ATA analysis indicates long-term decline in U.S. truck-related fatalities

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Analysts from the American Trucking Associations (ATA) recently used road accident and mileage data from the U.S. Department of Transportation (USDOT) to demonstrate that there has been a short-term and long-term decline in the rate of truck-related fatalities in the U.S. trucking industry.

The truck-related fatality rate fell for the second year in a row, to 1.4 per 100 million miles traveled. In 2014, the U.S. had 3,903 truck-related fatalities, down 61 from the previous year, the National Highway Traffic Safety Administration (NHTSA) said. Simultaneously, the number of miles traveled by large trucks rose to over 279 billion.

“The short-term decline is welcome news, but the important figure is the long-term trend,” ATA President and CEO Bill Graves said. “Short-term changes, whether they’re increases or declines, can be blips – and just like you shouldn’t track your 401(k) on a daily basis, they shouldn’t be the primary lens truck safety is viewed through. The long-term trend – in this case, a more than 40 percent improvement – is of paramount importance."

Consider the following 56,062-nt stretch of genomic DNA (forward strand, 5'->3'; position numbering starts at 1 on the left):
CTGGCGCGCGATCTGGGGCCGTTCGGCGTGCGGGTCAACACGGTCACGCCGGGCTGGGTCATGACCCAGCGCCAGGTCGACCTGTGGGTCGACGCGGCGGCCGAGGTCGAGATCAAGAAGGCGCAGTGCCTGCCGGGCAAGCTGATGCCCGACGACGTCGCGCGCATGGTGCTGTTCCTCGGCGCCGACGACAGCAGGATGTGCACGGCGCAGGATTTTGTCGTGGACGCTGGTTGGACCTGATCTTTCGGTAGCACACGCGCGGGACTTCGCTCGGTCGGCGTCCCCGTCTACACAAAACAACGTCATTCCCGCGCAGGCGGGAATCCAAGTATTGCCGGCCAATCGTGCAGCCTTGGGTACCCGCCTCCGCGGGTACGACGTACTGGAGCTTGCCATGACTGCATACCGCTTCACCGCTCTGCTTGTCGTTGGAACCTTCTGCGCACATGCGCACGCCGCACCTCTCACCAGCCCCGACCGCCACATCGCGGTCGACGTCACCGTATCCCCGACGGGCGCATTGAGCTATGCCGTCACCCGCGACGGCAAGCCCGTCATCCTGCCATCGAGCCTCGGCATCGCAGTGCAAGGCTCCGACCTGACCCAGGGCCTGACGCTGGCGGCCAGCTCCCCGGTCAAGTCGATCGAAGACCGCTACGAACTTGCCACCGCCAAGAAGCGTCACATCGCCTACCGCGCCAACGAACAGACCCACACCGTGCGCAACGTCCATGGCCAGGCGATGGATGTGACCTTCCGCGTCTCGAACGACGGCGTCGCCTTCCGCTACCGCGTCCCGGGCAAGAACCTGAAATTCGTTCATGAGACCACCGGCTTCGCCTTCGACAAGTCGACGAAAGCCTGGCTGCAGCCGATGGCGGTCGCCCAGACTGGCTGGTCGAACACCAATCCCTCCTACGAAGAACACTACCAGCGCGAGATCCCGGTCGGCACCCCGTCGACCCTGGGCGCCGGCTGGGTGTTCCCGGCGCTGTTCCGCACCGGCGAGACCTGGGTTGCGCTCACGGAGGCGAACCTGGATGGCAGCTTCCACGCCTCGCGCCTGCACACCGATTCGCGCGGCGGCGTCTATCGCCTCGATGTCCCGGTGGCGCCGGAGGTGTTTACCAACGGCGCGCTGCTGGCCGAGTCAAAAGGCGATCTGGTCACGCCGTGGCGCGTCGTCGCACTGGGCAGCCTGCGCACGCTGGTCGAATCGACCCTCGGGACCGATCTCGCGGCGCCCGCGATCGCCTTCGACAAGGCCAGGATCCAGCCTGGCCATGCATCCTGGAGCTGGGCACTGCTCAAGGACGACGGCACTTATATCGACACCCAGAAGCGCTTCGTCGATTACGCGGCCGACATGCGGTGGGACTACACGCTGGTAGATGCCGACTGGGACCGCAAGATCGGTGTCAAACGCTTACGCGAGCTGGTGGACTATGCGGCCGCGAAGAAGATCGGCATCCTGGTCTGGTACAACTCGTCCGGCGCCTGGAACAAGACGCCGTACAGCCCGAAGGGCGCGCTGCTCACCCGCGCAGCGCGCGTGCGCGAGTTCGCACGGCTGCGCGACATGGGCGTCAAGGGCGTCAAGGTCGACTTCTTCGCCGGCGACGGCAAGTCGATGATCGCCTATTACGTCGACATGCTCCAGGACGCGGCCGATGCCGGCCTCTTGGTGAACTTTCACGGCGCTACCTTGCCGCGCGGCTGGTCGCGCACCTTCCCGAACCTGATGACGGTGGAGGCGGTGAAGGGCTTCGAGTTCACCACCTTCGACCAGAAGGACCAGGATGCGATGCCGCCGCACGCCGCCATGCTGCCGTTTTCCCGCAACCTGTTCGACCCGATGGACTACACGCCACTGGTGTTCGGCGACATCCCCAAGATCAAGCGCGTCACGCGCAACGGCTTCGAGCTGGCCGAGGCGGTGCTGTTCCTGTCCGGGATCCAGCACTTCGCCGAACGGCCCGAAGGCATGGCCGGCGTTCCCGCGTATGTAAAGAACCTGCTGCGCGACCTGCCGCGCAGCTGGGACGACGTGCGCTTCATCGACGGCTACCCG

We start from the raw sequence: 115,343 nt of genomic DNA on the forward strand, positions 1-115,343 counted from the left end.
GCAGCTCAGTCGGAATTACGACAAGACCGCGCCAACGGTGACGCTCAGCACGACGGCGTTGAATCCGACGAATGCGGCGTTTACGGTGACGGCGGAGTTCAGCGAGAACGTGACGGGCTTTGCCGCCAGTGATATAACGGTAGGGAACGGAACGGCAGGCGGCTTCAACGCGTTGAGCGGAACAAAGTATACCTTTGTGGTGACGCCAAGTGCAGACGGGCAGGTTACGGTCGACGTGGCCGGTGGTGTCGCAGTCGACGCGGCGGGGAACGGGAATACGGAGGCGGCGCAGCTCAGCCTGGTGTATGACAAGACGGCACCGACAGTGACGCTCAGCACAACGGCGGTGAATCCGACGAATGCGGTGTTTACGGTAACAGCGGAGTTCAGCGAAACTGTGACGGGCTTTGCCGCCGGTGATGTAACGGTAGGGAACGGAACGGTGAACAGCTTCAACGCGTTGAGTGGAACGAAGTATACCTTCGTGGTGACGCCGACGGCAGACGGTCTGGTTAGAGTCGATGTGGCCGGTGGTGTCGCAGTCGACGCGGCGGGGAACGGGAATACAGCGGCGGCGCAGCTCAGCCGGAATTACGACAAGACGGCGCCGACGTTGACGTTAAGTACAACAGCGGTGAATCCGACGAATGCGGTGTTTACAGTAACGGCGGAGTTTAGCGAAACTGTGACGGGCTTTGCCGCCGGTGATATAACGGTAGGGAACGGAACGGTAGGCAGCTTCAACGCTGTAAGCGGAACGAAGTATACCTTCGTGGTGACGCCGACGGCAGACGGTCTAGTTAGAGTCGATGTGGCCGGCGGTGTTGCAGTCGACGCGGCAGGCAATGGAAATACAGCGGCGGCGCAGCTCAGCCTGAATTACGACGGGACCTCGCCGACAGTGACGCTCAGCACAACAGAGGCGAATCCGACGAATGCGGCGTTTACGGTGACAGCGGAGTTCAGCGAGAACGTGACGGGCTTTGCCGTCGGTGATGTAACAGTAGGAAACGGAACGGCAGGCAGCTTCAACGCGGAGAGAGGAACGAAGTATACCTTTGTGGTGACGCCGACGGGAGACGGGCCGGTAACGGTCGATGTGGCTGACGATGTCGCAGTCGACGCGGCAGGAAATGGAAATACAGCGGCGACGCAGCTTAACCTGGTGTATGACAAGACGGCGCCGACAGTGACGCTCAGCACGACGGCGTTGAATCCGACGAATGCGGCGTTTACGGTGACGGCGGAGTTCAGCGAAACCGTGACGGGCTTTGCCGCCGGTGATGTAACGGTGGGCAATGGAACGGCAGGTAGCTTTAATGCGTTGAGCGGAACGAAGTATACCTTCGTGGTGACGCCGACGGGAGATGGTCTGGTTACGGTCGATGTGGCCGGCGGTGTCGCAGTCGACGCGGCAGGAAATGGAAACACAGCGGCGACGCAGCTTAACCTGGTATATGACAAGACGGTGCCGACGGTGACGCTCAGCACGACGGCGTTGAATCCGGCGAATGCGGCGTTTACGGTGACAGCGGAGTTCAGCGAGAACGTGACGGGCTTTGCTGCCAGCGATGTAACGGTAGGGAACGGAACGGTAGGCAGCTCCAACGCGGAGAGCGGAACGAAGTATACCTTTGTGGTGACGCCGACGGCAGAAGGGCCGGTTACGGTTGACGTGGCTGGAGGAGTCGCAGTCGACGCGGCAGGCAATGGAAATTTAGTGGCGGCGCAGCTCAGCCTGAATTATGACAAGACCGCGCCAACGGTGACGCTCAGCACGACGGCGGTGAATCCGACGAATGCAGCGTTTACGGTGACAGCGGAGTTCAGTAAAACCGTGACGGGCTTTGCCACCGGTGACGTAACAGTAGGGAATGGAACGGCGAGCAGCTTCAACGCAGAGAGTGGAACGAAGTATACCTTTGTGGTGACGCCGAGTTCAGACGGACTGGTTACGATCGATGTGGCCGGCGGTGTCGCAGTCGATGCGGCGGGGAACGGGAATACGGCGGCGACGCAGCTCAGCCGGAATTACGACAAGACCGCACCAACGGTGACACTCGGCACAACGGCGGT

ATA Executive Vice President for National Advocacy Dave Osiecki also welcomed the data.

“Our industry has worked hard and invested in technology and training to improve highway safety, not just for our drivers, but for all motorists, and while there is more work to do, it is gratifying to see those efforts paying off in safer roads for all of us," Osiecki said.

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